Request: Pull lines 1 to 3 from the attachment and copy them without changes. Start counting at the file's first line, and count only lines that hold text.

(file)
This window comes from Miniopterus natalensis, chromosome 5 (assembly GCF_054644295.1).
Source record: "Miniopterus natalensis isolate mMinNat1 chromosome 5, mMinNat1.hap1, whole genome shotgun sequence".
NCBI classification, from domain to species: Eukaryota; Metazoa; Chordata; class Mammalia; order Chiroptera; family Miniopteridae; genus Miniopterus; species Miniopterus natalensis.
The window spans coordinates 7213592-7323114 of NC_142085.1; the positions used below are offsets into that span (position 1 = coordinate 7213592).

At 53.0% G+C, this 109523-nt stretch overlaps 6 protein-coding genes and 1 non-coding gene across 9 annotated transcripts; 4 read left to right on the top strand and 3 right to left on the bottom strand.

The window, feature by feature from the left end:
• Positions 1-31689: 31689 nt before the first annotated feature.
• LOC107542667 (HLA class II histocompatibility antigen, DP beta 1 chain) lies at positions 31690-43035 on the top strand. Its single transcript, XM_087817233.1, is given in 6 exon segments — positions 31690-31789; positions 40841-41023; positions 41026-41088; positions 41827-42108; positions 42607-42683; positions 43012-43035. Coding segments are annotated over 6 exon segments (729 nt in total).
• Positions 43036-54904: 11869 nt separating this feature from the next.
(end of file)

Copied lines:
This window comes from Miniopterus natalensis, chromosome 5 (assembly GCF_054644295.1).
Source record: "Miniopterus natalensis isolate mMinNat1 chromosome 5, mMinNat1.hap1, whole genome shotgun sequence".
NCBI classification, from domain to species: Eukaryota; Metazoa; Chordata; class Mammalia; order Chiroptera; family Miniopteridae; genus Miniopterus; species Miniopterus natalensis.